With the harsh winter cold prevailing all over the country, melted snow and wet soil are bound to result in pesky compaction issues. Soil compaction deteriorates the quality and structure of the farm’s soil, which then affects crop health and yield potential.
Reduce soil compaction through no-till farming
Naturally, farmers who practice no-till farming will find themselves in an advantageous position. No-till fields are more resistant to soil compaction than deep-tilled or subsoiled fields. However, if you can’t jump on the no-till wagon just yet, there are other ways to address this problem.
Six top tips to reduce soil compaction
1. Implement controlled traffic
Create designated paths for heavy equipment on your farm. When you limit the areas where farm equipment is driven year after year, you protect a big chunk of your fields from compaction.
2. Watch out for unnecessary tractor weights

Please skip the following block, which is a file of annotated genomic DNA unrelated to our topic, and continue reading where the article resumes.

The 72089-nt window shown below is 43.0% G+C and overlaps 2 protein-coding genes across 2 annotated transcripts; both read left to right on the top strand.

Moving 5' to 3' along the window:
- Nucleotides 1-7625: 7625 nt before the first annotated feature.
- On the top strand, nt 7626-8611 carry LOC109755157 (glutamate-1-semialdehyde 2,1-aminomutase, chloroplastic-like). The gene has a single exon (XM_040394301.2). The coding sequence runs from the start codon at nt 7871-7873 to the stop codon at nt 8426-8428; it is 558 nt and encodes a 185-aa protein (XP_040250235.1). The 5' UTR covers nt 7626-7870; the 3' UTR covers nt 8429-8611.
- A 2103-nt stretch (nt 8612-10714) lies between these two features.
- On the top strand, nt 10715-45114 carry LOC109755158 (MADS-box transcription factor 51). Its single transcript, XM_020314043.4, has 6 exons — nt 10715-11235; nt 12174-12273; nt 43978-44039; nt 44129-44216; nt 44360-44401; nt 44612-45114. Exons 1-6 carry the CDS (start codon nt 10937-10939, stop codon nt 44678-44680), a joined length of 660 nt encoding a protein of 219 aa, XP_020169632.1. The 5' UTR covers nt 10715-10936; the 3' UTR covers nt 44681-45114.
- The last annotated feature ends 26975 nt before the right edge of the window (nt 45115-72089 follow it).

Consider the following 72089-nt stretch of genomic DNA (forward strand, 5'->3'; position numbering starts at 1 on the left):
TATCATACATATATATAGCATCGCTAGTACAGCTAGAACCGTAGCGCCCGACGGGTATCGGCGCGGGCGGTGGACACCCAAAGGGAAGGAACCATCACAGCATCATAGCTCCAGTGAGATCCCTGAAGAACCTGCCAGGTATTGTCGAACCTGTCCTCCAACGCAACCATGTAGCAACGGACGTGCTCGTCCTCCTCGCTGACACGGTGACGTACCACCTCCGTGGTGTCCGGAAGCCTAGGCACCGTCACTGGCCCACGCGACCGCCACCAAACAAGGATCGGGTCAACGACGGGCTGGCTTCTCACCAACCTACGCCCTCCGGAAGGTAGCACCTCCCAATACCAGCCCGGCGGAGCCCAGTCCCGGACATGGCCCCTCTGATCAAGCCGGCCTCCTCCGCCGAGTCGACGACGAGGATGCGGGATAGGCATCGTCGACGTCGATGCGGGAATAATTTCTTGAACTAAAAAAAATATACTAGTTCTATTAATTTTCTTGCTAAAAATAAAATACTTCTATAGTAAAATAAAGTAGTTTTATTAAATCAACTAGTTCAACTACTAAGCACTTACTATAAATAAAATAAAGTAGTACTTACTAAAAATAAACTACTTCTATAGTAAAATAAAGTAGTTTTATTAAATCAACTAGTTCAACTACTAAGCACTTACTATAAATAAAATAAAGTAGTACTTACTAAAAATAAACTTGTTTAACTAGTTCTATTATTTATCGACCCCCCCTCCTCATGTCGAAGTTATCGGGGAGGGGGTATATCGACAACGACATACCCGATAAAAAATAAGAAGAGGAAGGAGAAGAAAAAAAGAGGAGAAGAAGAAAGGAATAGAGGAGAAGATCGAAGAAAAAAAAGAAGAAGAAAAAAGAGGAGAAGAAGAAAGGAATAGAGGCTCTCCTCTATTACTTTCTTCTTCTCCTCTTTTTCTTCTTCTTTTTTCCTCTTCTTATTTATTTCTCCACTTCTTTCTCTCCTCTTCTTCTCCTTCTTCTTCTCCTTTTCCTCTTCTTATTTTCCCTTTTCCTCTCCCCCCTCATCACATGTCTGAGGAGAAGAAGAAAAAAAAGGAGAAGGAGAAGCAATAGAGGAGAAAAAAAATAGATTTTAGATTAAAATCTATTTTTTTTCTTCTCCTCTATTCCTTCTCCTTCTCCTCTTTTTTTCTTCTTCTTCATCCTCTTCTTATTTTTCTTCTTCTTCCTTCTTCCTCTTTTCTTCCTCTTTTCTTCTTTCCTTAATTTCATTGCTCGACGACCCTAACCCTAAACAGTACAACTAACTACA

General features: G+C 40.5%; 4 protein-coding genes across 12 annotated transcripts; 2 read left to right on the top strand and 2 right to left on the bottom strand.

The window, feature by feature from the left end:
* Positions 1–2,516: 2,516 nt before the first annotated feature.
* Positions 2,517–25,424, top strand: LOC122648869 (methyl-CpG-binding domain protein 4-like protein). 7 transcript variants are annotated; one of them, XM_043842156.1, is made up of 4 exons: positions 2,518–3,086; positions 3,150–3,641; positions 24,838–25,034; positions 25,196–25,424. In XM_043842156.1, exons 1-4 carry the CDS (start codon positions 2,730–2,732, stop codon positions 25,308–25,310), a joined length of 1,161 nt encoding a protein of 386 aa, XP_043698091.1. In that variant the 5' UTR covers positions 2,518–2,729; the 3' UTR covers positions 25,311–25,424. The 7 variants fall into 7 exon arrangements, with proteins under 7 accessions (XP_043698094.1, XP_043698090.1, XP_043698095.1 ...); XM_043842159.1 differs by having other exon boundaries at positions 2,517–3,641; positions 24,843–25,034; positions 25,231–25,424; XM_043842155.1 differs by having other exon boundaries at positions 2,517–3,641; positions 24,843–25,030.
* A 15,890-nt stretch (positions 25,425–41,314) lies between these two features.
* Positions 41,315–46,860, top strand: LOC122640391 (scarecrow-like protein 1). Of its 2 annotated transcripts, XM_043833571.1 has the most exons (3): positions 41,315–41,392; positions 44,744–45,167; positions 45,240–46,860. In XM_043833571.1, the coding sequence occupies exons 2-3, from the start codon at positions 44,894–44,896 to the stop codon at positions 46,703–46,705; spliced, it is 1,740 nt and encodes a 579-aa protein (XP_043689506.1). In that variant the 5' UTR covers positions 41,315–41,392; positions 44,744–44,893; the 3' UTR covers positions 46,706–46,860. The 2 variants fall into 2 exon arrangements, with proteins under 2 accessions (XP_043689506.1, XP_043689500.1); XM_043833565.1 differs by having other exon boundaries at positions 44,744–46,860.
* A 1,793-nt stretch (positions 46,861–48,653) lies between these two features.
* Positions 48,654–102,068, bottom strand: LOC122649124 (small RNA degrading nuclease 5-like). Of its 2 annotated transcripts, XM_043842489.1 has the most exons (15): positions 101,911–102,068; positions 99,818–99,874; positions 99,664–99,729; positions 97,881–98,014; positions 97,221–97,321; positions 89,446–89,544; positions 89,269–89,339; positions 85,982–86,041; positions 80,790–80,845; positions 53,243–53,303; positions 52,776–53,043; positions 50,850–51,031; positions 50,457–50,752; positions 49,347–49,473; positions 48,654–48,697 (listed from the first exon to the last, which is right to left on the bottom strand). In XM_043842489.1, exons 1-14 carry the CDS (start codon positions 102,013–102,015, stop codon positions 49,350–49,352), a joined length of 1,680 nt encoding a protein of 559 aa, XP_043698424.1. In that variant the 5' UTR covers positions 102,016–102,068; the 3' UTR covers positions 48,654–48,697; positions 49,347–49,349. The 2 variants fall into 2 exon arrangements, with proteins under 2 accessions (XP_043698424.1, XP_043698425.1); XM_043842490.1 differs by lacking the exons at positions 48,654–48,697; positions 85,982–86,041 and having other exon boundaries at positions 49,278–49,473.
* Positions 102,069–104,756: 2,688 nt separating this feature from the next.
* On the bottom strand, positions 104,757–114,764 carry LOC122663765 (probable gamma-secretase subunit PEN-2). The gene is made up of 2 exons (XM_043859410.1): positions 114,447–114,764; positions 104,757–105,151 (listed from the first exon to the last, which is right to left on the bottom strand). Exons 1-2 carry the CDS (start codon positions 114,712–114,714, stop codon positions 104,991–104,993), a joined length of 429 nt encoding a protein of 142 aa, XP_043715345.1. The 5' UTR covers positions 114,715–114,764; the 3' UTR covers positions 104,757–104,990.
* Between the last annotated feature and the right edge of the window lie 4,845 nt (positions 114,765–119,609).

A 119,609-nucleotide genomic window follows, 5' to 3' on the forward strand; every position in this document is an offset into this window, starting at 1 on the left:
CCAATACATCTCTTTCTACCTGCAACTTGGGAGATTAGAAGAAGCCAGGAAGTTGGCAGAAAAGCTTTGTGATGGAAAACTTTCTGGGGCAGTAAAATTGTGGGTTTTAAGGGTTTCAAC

More often than not, you might be operating a tractor that’s heavier than necessary. For instance, extra ballast attached for tilling may be removed if you’re merely pulling a planter.
3. Plant cover crops
Cover crops do a lot to protect and enrich the soil on your farm. Keeping plants growing year-round ensures that the soil structure and organic matter levels are always in a viable state.
4. Switch to bigger tires
As the area of contact between the soil and farm equipment increases, the pressure on the soil decreases. This makes switching to bigger tires beneficial. If you can do so, adding more tires will greatly help, as well.
5. Check tire pressure
If you can’t switch to bigger tires nor add additional ones, checking your tires’ current pressure can help, too. Overinflated tires have a smaller footprint, which is one culprit of soil compaction.
6. Improve surface/subsurface drainage
If the surface and subsurface drainage on your farm is below optimal, consider taking steps for improvement. This will help the soil dry out faster—something that’s especially important as the snow melts—ultimately